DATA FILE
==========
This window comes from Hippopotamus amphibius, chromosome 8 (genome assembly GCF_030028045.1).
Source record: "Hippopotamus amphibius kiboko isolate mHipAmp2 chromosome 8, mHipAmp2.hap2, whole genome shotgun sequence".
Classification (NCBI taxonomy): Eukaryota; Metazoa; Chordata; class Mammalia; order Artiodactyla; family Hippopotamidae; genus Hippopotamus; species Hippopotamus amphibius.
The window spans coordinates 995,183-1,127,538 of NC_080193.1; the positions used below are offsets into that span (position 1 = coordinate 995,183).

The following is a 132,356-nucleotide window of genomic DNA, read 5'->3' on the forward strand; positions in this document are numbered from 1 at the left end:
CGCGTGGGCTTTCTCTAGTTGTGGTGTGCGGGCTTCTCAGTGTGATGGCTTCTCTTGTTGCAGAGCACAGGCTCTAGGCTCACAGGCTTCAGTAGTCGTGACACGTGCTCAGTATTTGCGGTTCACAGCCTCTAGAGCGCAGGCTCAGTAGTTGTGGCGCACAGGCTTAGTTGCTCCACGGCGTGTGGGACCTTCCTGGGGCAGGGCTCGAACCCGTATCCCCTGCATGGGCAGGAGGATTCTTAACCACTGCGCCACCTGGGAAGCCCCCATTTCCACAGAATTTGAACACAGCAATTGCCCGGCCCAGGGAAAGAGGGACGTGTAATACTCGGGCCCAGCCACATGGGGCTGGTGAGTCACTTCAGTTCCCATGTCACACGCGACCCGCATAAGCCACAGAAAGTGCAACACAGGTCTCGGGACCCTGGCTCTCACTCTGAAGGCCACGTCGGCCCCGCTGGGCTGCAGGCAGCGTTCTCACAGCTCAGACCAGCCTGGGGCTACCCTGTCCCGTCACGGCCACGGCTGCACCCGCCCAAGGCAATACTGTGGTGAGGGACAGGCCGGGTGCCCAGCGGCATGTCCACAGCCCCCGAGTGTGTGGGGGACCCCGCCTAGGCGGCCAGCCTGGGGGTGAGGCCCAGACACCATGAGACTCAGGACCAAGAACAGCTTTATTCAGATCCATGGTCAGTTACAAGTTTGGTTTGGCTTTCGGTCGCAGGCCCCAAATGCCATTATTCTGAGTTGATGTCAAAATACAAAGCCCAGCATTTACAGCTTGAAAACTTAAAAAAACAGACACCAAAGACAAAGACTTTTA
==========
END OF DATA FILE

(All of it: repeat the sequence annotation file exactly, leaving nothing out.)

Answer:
This window comes from Hippopotamus amphibius, chromosome 8 (genome assembly GCF_030028045.1).
Source record: "Hippopotamus amphibius kiboko isolate mHipAmp2 chromosome 8, mHipAmp2.hap2, whole genome shotgun sequence".
Classification (NCBI taxonomy): Eukaryota; Metazoa; Chordata; class Mammalia; order Artiodactyla; family Hippopotamidae; genus Hippopotamus; species Hippopotamus amphibius.
The window spans coordinates 995,183-1,127,538 of NC_080193.1; the positions used below are offsets into that span (position 1 = coordinate 995,183).

The following is a 132,356-nucleotide window of genomic DNA, read 5'->3' on the forward strand; positions in this document are numbered from 1 at the left end:
CGCGTGGGCTTTCTCTAGTTGTGGTGTGCGGGCTTCTCAGTGTGATGGCTTCTCTTGTTGCAGAGCACAGGCTCTAGGCTCACAGGCTTCAGTAGTCGTGACACGTGCTCAGTATTTGCGGTTCACAGCCTCTAGAGCGCAGGCTCAGTAGTTGTGGCGCACAGGCTTAGTTGCTCCACGGCGTGTGGGACCTTCCTGGGGCAGGGCTCGAACCCGTATCCCCTGCATGGGCAGGAGGATTCTTAACCACTGCGCCACCTGGGAAGCCCCCATTTCCACAGAATTTGAACACAGCAATTGCCCGGCCCAGGGAAAGAGGGACGTGTAATACTCGGGCCCAGCCACATGGGGCTGGTGAGTCACTTCAGTTCCCATGTCACACGCGACCCGCATAAGCCACAGAAAGTGCAACACAGGTCTCGGGACCCTGGCTCTCACTCTGAAGGCCACGTCGGCCCCGCTGGGCTGCAGGCAGCGTTCTCACAGCTCAGACCAGCCTGGGGCTACCCTGTCCCGTCACGGCCACGGCTGCACCCGCCCAAGGCAATACTGTGGTGAGGGACAGGCCGGGTGCCCAGCGGCATGTCCACAGCCCCCGAGTGTGTGGGGGACCCCGCCTAGGCGGCCAGCCTGGGGGTGAGGCCCAGACACCATGAGACTCAGGACCAAGAACAGCTTTATTCAGATCCATGGTCAGTTACAAGTTTGGTTTGGCTTTCGGTCGCAGGCCCCAAATGCCATTATTCTGAGTTGATGTCAAAATACAAAGCCCAGCATTTACAGCTTGAAAACTTAAAAAAACAGACACCAAAGACAAAGACTTTTA